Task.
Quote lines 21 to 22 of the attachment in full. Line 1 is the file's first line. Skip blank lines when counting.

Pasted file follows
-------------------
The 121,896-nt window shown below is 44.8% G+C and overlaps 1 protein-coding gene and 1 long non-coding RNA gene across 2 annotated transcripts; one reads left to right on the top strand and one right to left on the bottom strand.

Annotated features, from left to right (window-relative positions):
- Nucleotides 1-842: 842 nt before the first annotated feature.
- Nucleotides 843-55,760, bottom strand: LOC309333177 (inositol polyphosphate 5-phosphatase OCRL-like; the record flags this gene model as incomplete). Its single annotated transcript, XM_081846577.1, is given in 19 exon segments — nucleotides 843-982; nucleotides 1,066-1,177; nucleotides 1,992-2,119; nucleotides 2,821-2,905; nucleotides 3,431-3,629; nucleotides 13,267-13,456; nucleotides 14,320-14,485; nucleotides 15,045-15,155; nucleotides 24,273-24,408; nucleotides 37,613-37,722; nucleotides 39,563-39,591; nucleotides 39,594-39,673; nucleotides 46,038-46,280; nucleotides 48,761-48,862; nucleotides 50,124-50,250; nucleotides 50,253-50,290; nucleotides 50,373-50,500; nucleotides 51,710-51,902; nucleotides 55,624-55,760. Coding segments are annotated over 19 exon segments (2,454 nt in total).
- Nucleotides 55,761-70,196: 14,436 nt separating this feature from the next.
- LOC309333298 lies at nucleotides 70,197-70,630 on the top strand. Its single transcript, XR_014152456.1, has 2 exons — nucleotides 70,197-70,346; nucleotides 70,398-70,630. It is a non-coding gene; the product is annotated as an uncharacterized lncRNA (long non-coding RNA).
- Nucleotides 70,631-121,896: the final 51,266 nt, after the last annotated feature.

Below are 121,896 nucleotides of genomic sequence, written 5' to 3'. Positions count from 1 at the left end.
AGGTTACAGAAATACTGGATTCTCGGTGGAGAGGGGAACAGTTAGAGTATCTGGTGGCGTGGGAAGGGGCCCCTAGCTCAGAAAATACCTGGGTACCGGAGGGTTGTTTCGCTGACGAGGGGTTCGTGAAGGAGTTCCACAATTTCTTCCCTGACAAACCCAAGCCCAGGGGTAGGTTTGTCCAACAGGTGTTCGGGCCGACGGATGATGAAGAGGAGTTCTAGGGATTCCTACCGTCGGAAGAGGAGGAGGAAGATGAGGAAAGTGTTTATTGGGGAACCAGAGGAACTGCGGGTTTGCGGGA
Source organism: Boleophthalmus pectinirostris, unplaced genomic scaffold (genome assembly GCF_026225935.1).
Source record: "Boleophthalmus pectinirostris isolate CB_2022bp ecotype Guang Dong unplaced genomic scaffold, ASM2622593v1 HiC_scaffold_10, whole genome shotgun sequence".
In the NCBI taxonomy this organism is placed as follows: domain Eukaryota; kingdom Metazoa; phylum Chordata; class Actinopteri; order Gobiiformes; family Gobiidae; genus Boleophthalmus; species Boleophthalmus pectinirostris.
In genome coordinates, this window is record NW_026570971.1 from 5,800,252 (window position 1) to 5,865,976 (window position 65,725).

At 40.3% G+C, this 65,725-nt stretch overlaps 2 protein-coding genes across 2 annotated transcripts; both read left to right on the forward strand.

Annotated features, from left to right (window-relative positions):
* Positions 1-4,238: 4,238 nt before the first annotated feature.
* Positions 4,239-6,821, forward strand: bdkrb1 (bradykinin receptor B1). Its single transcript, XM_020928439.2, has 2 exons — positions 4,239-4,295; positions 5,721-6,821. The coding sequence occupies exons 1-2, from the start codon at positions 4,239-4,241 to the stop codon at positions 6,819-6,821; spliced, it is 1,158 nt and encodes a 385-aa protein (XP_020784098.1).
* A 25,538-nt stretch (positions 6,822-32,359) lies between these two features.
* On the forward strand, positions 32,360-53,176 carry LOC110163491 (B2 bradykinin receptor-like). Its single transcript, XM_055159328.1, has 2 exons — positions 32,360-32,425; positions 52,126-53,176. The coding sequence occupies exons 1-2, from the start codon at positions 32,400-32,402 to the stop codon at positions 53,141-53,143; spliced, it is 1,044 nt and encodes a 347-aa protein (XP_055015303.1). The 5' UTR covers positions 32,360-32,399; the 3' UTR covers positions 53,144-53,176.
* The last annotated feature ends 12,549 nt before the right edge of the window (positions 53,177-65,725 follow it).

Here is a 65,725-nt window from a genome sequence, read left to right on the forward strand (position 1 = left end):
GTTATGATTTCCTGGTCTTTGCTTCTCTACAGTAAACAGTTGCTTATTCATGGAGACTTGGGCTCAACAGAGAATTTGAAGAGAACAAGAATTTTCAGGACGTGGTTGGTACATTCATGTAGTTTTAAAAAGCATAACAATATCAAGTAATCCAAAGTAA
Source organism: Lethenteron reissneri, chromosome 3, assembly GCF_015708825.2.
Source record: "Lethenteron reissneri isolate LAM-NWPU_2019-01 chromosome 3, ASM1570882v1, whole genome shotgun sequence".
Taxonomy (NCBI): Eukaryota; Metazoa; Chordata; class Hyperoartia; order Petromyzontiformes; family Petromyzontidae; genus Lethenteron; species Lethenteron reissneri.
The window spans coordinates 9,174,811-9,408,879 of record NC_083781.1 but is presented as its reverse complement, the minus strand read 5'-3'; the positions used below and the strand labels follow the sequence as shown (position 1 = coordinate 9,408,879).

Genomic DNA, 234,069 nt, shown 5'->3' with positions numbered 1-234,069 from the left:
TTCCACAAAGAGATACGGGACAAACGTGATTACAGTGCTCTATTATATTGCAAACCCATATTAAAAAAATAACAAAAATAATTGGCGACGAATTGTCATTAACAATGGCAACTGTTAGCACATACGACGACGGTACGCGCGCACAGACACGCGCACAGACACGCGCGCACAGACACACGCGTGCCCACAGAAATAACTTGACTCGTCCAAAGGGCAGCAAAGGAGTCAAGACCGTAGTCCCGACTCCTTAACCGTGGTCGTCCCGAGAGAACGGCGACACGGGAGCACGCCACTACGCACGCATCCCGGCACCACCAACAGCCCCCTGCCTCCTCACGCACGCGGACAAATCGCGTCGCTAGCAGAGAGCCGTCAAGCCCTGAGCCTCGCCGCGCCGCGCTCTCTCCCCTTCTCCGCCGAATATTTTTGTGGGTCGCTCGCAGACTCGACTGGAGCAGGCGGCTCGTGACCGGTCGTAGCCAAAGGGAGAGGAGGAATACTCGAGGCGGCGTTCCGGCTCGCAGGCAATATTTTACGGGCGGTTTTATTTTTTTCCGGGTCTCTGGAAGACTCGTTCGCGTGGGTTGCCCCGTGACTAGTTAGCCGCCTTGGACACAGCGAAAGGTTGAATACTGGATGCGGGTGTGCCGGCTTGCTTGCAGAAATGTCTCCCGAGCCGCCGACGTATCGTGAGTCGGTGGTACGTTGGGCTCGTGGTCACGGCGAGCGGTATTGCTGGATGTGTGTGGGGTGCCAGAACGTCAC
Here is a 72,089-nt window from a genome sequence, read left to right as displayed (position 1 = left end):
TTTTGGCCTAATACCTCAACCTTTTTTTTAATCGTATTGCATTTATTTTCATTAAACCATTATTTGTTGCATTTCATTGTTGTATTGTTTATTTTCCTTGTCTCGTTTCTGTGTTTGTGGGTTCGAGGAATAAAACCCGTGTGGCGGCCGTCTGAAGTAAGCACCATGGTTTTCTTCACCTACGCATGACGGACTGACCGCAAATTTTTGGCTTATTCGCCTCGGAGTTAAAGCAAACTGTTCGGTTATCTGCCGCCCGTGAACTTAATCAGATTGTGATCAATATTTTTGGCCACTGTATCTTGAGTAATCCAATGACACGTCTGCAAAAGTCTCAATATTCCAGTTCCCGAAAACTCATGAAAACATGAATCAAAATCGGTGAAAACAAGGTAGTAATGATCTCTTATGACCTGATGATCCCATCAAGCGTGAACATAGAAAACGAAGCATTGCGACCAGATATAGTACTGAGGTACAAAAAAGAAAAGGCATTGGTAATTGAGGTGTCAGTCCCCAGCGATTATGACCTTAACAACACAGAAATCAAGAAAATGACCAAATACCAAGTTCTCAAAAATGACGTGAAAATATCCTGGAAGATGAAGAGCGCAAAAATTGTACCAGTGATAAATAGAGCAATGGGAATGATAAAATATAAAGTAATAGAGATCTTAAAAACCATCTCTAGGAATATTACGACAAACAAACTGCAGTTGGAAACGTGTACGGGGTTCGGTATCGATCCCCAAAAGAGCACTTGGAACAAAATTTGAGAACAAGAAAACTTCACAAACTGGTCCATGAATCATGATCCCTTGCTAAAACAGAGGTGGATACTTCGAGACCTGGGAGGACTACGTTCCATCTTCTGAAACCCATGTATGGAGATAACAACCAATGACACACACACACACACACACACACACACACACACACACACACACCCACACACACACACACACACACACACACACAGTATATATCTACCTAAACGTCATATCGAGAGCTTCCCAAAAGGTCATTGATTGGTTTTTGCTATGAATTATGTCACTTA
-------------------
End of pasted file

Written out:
Here is a 65,725-nt window from a genome sequence, read left to right on the forward strand (position 1 = left end):
GTTATGATTTCCTGGTCTTTGCTTCTCTACAGTAAACAGTTGCTTATTCATGGAGACTTGGGCTCAACAGAGAATTTGAAGAGAACAAGAATTTTCAGGACGTGGTTGGTACATTCATGTAGTTTTAAAAAGCATAACAATATCAAGTAATCCAAAGTAA